Wednesday, June 03, 2009

Resurrection Job 19

Job 19:25-27 "For I know that my redeemer liveth, and that he shall stand at the latter day upon the earth; And though after my skin worms destroy this body, yet in my flesh shall I see God: Whom I shall see for myself and mine eyes shall behold and not another; though my reins be consumed within me."

I put those verses first because I see them as the crowning jewel of this chapter if not the entire book of Job. We often hear of the patience of Job, and he had great patience with his friends. But here is a demonstration of Job's faith. Faith that reaches beyond his present state into the future where his redemption is sure.

v2 "How long will ye vex my soul, and break me in pieces with words?"

Words can be painful, unlike the famous saying about sticks and stones. Being a writer myself, I am aware that words can be used as weapons and I try not to do that. Job was the sufferer, the victim if you will, but he is put on the witness stand by his friends where they attacked him as if they were three prosecuting attorneys.

He cautions his friends about using his own distress to magnify themselves.

v5-6 "If indeed ye will magnify yourselves against me, and plead against me my reproach; Know now that God hath overthrown me, and hath compassed me with his net."

I think Job is telling his friends that he does not need to be reproached by them if he has erred because God has already seen his errors and is the final judge of the matter.

We see in the middle of the chapter Job's position with his closest people.

v13 "He hath put my brethren far from me, and mine acquaintance are verily estranged from me."

v15 "They that dwell in mine house, and my maids, count me for a stranger: I am an alien in their sight."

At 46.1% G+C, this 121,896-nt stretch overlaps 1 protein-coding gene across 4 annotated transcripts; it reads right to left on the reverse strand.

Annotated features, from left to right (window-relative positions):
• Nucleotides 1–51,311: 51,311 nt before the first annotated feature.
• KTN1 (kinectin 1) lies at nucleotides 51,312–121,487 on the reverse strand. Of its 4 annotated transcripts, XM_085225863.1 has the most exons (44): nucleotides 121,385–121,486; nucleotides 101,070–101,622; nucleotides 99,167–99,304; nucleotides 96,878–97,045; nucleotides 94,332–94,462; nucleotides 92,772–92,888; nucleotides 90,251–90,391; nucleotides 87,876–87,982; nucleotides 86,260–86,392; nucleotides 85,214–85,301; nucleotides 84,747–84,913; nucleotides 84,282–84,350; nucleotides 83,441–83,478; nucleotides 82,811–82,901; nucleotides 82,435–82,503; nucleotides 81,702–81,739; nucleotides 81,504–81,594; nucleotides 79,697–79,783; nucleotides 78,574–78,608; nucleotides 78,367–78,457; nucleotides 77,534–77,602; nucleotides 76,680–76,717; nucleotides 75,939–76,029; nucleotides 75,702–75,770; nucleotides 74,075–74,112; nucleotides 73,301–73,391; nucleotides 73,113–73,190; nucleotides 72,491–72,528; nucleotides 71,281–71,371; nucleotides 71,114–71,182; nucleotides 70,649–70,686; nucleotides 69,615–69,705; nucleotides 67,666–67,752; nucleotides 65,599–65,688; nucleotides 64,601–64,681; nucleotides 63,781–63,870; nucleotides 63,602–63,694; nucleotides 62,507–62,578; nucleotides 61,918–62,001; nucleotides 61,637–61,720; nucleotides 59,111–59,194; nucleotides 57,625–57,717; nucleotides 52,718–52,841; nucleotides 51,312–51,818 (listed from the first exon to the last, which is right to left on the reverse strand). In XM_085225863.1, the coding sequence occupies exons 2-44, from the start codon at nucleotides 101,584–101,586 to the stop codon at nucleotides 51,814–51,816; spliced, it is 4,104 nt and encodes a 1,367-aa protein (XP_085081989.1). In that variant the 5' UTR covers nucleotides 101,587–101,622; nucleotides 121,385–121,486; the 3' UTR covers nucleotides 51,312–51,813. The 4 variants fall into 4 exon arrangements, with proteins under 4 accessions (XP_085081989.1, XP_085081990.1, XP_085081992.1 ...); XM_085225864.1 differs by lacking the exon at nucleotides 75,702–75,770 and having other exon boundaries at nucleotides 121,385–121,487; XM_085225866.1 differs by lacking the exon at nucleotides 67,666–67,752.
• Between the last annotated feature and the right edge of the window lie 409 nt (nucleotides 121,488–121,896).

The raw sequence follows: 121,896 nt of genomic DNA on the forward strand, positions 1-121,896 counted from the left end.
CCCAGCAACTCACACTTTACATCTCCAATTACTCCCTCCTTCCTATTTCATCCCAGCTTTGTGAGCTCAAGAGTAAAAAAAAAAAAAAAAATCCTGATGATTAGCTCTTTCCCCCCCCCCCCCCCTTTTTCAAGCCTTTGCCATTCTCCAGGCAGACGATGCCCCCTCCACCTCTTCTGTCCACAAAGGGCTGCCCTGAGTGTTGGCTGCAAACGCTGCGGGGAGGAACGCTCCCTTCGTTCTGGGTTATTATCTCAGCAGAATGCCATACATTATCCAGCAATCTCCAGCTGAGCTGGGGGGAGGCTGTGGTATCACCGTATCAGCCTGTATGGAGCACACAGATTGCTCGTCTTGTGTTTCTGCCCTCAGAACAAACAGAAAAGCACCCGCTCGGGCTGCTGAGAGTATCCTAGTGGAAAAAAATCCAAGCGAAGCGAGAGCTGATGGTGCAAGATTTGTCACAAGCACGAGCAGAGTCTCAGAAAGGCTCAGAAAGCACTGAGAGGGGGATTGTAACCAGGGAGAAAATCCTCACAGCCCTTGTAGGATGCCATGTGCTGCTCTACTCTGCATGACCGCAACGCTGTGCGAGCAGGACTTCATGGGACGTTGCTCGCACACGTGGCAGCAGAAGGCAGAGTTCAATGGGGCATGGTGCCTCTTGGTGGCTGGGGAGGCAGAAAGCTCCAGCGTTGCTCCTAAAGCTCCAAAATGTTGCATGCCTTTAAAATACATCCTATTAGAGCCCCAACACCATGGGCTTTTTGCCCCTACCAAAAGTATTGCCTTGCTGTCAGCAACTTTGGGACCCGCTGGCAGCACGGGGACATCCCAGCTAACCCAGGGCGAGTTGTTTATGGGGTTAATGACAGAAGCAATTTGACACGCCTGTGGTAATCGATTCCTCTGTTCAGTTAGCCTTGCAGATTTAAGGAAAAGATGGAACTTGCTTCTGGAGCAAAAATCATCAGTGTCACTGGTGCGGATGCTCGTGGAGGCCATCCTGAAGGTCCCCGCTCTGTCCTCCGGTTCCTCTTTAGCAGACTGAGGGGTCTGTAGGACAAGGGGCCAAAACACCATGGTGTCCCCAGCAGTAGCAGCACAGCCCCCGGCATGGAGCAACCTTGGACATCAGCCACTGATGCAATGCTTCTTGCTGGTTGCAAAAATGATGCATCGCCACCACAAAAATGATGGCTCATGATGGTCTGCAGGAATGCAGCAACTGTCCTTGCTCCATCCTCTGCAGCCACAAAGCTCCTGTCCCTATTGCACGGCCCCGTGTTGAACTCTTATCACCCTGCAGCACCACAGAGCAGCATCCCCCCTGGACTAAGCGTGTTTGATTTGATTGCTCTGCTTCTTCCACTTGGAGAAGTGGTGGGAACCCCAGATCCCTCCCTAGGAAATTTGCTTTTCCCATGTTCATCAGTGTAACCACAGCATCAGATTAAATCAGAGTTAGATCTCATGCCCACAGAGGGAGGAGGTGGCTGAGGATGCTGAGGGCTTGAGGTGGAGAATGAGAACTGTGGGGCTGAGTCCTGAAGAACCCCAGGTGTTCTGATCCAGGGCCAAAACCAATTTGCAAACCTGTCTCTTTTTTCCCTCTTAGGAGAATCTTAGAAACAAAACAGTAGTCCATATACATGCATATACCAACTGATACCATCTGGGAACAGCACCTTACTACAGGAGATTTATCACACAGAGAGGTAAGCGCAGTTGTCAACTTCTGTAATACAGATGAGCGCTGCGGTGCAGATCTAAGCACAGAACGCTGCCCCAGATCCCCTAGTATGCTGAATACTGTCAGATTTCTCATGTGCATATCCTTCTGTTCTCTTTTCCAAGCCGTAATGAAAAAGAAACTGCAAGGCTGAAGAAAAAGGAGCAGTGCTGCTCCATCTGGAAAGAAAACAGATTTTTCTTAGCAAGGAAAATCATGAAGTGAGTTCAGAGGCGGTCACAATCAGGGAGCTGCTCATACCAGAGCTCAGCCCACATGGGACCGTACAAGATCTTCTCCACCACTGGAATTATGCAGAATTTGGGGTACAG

v16 "I called my servant, and he gave me no answer..."

v17 "My breath is strange to my wife..."

v18 "Yea, young children despised me;..."

Job gives his friends a run down of what all he has lost. He paints a picture of him loosing his position, his family, his friends and his very flesh. So, why do his friends see a need to further mock him.

v22 "Why do ye persecute me as God, and are not satisfied with my flesh?"

Then in the last verses Job is again the teacher. He points out that the problem is not with himself but with them and they should be careful.

v28 "But ye should say, Why persecute we him, seeing the root of the matter is found in me?"

Why are people hungry? We could point out their lifestyle and the mistakes they have made that put them in their situation. In reality, those people are hungry because we judged them instead of stopping to fed them. They are guilty of being hungry, we are guilty of 'passing on the other side of the road'. Who has the problem?

Psalm 147:11 "The LORD taketh pleasure in them that fear him, in those that hope in his mercy."

Job speaks of the resurrection and hope after death.

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